Synopses & Reviews
Paris, July 1942: Sarah, a ten year-old girl, is brutally arrested with her family by the French police in the Vel dHiv roundup, but not before she locks her younger brother in a cupboard in the family's apartment, thinking that she will be back within a few hours.
Paris, May 2002: On Vel dHivs 60th anniversary, journalist Julia Jarmond is asked to write an article about this black day in France's past. Through her contemporary investigation, she stumbles onto a trail of long-hidden family secrets that connect her to Sarah. Julia finds herself compelled to retrace the girl's ordeal, from that terrible term in the Vel d'Hiv', to the camps, and beyond. As she probes into Sarah's past, she begins to question her own place in France, and to reevaluate her marriage and her life.
Tatiana de Rosnay offers us a brilliantly subtle, compelling portrait of France under occupation and reveals the taboos and silence that surround this painful episode.
"In the summer of 1942, the French police arrested thousands of Jewish families and held them outside of Paris before shipping them off to Auschwitz. On the 60th anniversary of the roundups, an expatriate American journalist covering the atrocities discovers a personal connection her apartment was formerly occupied by one such family. She resolves to find out what happened to Sarah, the 10-year-old daughter, who was the only family member to survive. The story is heart-wrenching, and Polly Stone gives an excellent performance, keeping a low-key tone through descriptions of horror that would elicit excessive dramatics from a less talented performer. Her characters are easy to differentiate, and her French accent is convincing. De Rosnay's novel is captivating, and the powerful narration gives it even greater impact. A St. Martin's hardcover. (June)" Publishers Weekly (Starred Review) (Copyright Reed Business Information, Inc.)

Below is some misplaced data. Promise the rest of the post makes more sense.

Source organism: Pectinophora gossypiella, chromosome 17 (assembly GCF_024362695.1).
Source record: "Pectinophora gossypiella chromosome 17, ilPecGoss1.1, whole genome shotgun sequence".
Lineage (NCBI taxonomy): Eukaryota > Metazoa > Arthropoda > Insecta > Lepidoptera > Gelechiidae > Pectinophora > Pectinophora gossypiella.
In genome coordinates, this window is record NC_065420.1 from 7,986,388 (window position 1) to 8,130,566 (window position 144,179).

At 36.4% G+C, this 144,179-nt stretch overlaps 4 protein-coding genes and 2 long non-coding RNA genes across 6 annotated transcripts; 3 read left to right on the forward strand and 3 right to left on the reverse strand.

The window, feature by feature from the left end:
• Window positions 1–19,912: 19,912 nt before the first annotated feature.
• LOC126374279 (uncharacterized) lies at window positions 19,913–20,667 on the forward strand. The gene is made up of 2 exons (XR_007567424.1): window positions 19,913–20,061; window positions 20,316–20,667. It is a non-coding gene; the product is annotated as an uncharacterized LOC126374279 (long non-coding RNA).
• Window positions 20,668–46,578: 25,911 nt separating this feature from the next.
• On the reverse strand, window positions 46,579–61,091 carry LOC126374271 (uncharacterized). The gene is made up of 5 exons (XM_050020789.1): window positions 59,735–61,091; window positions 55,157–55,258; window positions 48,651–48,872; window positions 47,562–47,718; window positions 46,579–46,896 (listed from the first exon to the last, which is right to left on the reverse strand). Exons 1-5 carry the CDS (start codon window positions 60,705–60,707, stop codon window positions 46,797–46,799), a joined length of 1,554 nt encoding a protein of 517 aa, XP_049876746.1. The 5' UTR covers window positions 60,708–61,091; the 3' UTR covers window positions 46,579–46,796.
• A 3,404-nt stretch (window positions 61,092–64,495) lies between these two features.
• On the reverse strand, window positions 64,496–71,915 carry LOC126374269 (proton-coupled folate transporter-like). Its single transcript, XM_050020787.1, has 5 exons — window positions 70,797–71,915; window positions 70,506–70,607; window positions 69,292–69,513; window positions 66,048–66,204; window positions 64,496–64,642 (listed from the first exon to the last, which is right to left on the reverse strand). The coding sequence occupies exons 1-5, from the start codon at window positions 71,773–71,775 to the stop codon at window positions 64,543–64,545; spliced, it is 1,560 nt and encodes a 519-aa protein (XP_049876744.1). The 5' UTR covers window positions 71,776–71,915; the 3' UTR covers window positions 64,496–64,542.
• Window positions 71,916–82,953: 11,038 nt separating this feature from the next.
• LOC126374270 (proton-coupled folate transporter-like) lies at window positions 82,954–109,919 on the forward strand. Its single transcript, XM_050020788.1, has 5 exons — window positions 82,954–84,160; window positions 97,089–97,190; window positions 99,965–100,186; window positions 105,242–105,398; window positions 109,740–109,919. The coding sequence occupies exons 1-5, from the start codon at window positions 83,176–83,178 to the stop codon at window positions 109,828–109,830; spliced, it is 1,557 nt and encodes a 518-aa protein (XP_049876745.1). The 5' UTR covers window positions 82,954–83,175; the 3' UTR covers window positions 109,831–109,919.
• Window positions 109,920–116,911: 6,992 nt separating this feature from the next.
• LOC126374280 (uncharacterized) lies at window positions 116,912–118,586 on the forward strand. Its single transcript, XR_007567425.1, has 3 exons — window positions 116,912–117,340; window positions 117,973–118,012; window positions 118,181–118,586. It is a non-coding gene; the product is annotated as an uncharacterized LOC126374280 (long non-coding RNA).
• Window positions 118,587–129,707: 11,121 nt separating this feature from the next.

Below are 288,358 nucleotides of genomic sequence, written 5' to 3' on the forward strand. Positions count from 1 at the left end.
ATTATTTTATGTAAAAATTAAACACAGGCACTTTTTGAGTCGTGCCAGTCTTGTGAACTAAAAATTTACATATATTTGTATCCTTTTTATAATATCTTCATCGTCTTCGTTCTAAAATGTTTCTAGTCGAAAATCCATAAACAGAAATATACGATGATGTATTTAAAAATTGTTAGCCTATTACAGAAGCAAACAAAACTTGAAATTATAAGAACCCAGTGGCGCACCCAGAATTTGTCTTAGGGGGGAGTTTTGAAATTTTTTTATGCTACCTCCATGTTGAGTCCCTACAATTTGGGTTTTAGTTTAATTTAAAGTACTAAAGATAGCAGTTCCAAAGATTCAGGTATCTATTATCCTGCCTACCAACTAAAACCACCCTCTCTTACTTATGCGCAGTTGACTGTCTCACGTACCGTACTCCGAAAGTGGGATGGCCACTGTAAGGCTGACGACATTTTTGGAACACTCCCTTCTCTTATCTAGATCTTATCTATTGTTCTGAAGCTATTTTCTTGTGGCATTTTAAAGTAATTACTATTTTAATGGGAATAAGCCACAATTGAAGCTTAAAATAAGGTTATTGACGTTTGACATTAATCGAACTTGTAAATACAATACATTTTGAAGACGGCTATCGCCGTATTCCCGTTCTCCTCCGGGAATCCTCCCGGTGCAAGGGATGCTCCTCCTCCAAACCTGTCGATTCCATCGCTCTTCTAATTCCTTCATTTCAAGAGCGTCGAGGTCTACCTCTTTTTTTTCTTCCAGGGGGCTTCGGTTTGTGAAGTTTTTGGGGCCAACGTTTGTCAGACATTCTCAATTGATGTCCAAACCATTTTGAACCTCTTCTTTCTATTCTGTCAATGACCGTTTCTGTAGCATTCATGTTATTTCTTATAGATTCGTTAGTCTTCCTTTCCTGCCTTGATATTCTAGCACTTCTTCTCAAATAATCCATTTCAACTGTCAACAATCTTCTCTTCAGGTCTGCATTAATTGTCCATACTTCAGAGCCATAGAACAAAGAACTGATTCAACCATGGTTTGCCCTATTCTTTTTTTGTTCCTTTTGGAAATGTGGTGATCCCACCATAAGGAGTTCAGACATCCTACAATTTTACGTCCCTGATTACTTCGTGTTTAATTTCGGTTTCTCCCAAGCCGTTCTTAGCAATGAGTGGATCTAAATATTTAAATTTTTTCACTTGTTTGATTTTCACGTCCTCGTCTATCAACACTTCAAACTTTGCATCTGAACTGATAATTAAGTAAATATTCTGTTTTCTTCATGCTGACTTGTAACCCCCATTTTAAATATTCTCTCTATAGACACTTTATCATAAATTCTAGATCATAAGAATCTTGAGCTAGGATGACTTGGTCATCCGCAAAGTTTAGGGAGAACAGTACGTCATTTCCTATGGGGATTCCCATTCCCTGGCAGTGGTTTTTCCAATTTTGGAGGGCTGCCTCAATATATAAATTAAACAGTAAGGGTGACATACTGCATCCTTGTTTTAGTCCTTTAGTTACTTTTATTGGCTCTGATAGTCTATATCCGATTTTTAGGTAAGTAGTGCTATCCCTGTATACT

“This is a remarkable historical novel, a book which brings to light a disturbing and deliberately hidden aspect of French behavior towards Jews during World War II. Like Sophie's Choice
, it's a book that impresses itself upon one's heart and soul forever.”
-Naomi Ragen, author of The Saturday Wife and The Covenant
“Sarah's Key unlocks the star crossed, heart thumping story of an American journalist in Paris and the 60-year-old secret that could destroy her marriage. This book will stay on your mind long after it's back on the shelf.”
-Risa Miller, author of Welcome to Heavenly Heights "The story is heart-wrenching, and Polly Stone gives an excellent performance, keeping a low-key tone through descriptions of horror that would elicit excessive dramatics from a less talented performer." -- Publishers Weekly "Sarah's Key opens a door into this heartbreaking WWII episode that's been cloaked in silence, making it intensely real and affecting." - Book Page "Tatiana de Rosnay offers us a brilliantly subtle, compelling portrait of France under occupation and reveals the taboos and silence that surroudn this painful episode." - News-Record "Polly Stone's flawless transitions alternate between English adn French and the 1942 and present time setting of two stories." —The Chapel Hill Herald "Polly Stone's delivery of Sarah's story is rivitng with its spare emotional power." - AudioFile Magazine
An American journalist researches the notorious roundup of Parisian Jews and uncovers her French family's war-era secrets.
About the Author
TATIANA DE ROSNAY was born in the suburbs of Paris and is of English, French and Russian descent. She is the author of nine French novels. She also writes for French ELLE, and is a literary critic for Psychologies magazine. Tatiana de Rosnay is married and has two children. SARAH'S KEY is her first novel written in her mother tongue, English.